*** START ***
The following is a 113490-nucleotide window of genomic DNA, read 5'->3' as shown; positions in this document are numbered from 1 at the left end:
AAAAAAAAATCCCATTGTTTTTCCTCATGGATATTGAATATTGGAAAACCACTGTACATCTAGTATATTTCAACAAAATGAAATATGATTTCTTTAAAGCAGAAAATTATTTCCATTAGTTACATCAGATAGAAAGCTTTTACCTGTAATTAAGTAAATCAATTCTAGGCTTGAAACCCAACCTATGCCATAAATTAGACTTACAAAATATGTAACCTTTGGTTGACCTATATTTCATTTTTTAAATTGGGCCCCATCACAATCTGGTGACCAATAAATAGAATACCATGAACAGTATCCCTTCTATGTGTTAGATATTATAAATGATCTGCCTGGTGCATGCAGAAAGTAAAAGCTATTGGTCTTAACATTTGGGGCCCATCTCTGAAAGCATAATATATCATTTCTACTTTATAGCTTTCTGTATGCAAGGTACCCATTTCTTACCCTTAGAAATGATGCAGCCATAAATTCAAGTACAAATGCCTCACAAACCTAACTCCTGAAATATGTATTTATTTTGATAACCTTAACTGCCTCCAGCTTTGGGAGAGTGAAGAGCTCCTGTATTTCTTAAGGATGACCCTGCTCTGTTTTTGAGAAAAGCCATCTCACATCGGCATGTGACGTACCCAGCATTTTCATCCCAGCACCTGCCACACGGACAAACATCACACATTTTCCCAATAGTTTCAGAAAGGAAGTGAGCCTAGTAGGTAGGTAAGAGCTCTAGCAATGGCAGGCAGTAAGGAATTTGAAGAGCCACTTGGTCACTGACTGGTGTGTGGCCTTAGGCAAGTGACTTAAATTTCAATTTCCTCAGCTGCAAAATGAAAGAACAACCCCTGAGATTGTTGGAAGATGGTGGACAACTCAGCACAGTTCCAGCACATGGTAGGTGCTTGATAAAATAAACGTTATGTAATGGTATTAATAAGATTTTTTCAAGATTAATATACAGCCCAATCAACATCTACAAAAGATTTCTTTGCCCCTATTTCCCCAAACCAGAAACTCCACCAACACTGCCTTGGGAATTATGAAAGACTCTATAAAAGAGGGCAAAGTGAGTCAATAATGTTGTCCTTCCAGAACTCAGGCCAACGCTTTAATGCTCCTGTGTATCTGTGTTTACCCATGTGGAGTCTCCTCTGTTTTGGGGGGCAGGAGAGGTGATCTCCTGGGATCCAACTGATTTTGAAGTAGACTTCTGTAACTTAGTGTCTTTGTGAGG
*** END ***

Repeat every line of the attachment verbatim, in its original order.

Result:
The following is a 113490-nucleotide window of genomic DNA, read 5'->3' as shown; positions in this document are numbered from 1 at the left end:
AAAAAAAAATCCCATTGTTTTTCCTCATGGATATTGAATATTGGAAAACCACTGTACATCTAGTATATTTCAACAAAATGAAATATGATTTCTTTAAAGCAGAAAATTATTTCCATTAGTTACATCAGATAGAAAGCTTTTACCTGTAATTAAGTAAATCAATTCTAGGCTTGAAACCCAACCTATGCCATAAATTAGACTTACAAAATATGTAACCTTTGGTTGACCTATATTTCATTTTTTAAATTGGGCCCCATCACAATCTGGTGACCAATAAATAGAATACCATGAACAGTATCCCTTCTATGTGTTAGATATTATAAATGATCTGCCTGGTGCATGCAGAAAGTAAAAGCTATTGGTCTTAACATTTGGGGCCCATCTCTGAAAGCATAATATATCATTTCTACTTTATAGCTTTCTGTATGCAAGGTACCCATTTCTTACCCTTAGAAATGATGCAGCCATAAATTCAAGTACAAATGCCTCACAAACCTAACTCCTGAAATATGTATTTATTTTGATAACCTTAACTGCCTCCAGCTTTGGGAGAGTGAAGAGCTCCTGTATTTCTTAAGGATGACCCTGCTCTGTTTTTGAGAAAAGCCATCTCACATCGGCATGTGACGTACCCAGCATTTTCATCCCAGCACCTGCCACACGGACAAACATCACACATTTTCCCAATAGTTTCAGAAAGGAAGTGAGCCTAGTAGGTAGGTAAGAGCTCTAGCAATGGCAGGCAGTAAGGAATTTGAAGAGCCACTTGGTCACTGACTGGTGTGTGGCCTTAGGCAAGTGACTTAAATTTCAATTTCCTCAGCTGCAAAATGAAAGAACAACCCCTGAGATTGTTGGAAGATGGTGGACAACTCAGCACAGTTCCAGCACATGGTAGGTGCTTGATAAAATAAACGTTATGTAATGGTATTAATAAGATTTTTTCAAGATTAATATACAGCCCAATCAACATCTACAAAAGATTTCTTTGCCCCTATTTCCCCAAACCAGAAACTCCACCAACACTGCCTTGGGAATTATGAAAGACTCTATAAAAGAGGGCAAAGTGAGTCAATAATGTTGTCCTTCCAGAACTCAGGCCAACGCTTTAATGCTCCTGTGTATCTGTGTTTACCCATGTGGAGTCTCCTCTGTTTTGGGGGGCAGGAGAGGTGATCTCCTGGGATCCAACTGATTTTGAAGTAGACTTCTGTAACTTAGTGTCTTTGTGAGG